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Tuesday, March 26, 2013


Marcelo Gleiser

WILL WE EVER KNOW?--Recently NPR’s science blog 13.7 cosmos & culture posed such questions in a remarkable essay by Marcelo Gleiser.   It can be read by linking to:

Obviously the universe has an origin: Gleiser’s blog mulls whether we’ll ever get to the bottom of it is the question.

An excerpt: “…The first point in common is that not so long ago these three questions were not considered scientific. On the contrary, the origin of the Universe, of life, and of mind were thought to be the result of divine work, products of supernatural intervention. Which god or gods were responsible depended (and still does to the vast majority of the world population) on your particular faith. Differences aside, in any religion only an entity that transcended space and time could create the cosmos, which exists within space and time; only an immortal entity had the power to create life; and only an omniscient power could endow His creatures with intelligence and a sense of being.

The confrontation with natural processes is immediate: Nature is within space and time, living entities are not immortal and no one is — or can be — omniscient. (Although the World Wide Web, allied with global human intelligence and powerful search engines, could, in some sense, be called a proto-omniscient entity. Stuff for another week.)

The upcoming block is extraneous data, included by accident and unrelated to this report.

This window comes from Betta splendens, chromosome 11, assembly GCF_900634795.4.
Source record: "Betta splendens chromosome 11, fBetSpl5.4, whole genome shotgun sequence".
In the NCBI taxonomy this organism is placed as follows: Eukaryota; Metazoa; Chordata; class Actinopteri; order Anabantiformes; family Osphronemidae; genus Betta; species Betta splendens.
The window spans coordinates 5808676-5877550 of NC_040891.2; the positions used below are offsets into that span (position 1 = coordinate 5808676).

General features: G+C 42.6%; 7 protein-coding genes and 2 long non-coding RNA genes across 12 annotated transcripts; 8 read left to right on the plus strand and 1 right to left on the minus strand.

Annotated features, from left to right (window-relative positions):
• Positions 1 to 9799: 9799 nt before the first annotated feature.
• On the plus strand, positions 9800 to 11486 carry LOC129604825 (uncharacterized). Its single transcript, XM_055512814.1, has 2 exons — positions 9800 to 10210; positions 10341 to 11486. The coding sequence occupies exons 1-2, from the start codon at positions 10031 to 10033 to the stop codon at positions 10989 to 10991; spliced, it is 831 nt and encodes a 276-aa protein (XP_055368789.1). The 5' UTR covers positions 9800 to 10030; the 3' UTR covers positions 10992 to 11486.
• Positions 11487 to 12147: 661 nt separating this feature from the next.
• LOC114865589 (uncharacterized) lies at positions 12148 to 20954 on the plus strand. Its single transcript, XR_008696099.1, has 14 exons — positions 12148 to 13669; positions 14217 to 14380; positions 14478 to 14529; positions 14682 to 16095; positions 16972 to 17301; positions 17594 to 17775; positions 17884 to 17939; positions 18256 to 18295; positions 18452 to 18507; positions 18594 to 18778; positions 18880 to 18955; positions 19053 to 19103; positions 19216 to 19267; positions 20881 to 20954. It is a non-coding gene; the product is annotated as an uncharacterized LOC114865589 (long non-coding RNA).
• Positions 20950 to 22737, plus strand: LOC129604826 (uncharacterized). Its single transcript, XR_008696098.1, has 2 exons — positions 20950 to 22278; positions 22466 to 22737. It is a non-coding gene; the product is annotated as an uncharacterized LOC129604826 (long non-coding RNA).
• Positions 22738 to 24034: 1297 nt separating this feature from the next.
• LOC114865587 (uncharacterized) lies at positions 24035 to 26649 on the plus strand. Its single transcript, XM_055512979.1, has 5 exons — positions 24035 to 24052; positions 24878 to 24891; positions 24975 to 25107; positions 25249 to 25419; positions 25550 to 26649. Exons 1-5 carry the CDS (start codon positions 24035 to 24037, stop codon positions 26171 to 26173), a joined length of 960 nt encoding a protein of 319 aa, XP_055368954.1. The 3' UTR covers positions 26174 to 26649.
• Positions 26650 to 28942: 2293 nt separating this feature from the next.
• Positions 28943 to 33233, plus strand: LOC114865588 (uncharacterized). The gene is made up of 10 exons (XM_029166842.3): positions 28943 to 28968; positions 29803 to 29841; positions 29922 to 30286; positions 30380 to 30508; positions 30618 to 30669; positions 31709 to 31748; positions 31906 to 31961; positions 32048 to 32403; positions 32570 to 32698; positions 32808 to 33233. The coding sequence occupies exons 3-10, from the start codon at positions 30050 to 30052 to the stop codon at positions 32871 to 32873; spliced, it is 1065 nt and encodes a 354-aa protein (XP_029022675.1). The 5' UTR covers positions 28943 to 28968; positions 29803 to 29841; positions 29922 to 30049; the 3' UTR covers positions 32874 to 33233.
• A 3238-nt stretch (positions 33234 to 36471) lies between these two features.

For this reason, it is not at all surprising that scientists encounter such resistance when they state that they are near — or at least making progress — in answering such questions without recourse to divine intervention. According to the scientific viewpoint, the origins of the cosmos, of life and of mind are natural processes that obey material laws and principles. Their complexity and our current lack of answers do not mean that such questions are completely beyond the reach of science, or that such questions can only be addressed through religious belief. In science, ignorance is the pre-condition to knowledge; to not-know is the pathway to knowing…”

Gleiser offers the following “Short Reading List On The Three Origins”:

1. Cosmos

The Origin of the Universe, by John Barrow

Big Bang: The Origin of the Universe, by Simon Singh

A Universe From Nothing: Why There Is Something Rather Than Nothing, by Lawrence Krauss

The First Three Minutes: A Modern View of the Origin of the Universe, by Steven Weinberg

The Dancing Universe: From Creation Myths to the Big Bang, by Marcelo Gleiser

2. Life

Origins of Life, by Freeman Dyson

Seven Clues to the Origin of Life: A Scientific Detective Story, by A. G. Cairns-Smith

The Fifth Miracle: The Search for the Origin and Meaning of Life, by Paul Davies

Emergence of Life on Earth: A Historical and Scientific Overview, by Iris Fry

Life's Origin: The Beginnings of Biological Evolution, J. William Schopf, ed.

3. Mind

Origin of Mind: Evolution of Brain, Cognition, and General Intelligence, by David C. Geary

Astonishing Hypothesis: The Scientific Search for the Soul, by Francis Crick

The Age of Insight: The Quest to Understand the Unconscious in Art, Mind, and Brain, from Vienna 1900 to the Present, by Eric Kandel

How the Mind Works, by Steven Pinker

Self Comes to Mind: Constructing the Conscious Brain, by Antonio Damasio

You can keep up with more of what Marcelo is thinking on Facebook and Twitter: @mgleiser

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